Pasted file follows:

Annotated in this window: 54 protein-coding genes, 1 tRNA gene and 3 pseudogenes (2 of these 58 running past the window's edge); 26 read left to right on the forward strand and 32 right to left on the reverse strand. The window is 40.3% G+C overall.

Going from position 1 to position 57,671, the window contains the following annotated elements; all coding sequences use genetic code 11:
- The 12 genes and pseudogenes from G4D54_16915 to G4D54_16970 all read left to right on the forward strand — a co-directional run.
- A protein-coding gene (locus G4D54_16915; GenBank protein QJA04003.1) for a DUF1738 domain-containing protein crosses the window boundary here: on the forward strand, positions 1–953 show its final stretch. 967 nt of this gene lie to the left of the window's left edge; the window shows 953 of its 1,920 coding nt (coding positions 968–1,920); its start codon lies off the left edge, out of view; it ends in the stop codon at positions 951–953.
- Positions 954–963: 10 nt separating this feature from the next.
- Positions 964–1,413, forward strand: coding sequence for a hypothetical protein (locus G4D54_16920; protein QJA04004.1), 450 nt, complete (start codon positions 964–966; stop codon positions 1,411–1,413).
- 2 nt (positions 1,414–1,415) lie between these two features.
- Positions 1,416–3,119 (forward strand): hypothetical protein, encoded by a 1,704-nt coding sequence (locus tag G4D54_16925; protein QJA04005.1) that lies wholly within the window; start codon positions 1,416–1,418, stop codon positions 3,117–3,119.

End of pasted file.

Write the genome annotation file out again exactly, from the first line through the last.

Annotated in this window: 54 protein-coding genes, 1 tRNA gene and 3 pseudogenes (2 of these 58 running past the window's edge); 26 read left to right on the forward strand and 32 right to left on the reverse strand. The window is 40.3% G+C overall.

Going from position 1 to position 57,671, the window contains the following annotated elements; all coding sequences use genetic code 11:
- The 12 genes and pseudogenes from G4D54_16915 to G4D54_16970 all read left to right on the forward strand — a co-directional run.
- A protein-coding gene (locus G4D54_16915; GenBank protein QJA04003.1) for a DUF1738 domain-containing protein crosses the window boundary here: on the forward strand, positions 1–953 show its final stretch. 967 nt of this gene lie to the left of the window's left edge; the window shows 953 of its 1,920 coding nt (coding positions 968–1,920); its start codon lies off the left edge, out of view; it ends in the stop codon at positions 951–953.
- Positions 954–963: 10 nt separating this feature from the next.
- Positions 964–1,413, forward strand: coding sequence for a hypothetical protein (locus G4D54_16920; protein QJA04004.1), 450 nt, complete (start codon positions 964–966; stop codon positions 1,411–1,413).
- 2 nt (positions 1,414–1,415) lie between these two features.
- Positions 1,416–3,119 (forward strand): hypothetical protein, encoded by a 1,704-nt coding sequence (locus tag G4D54_16925; protein QJA04005.1) that lies wholly within the window; start codon positions 1,416–1,418, stop codon positions 3,117–3,119.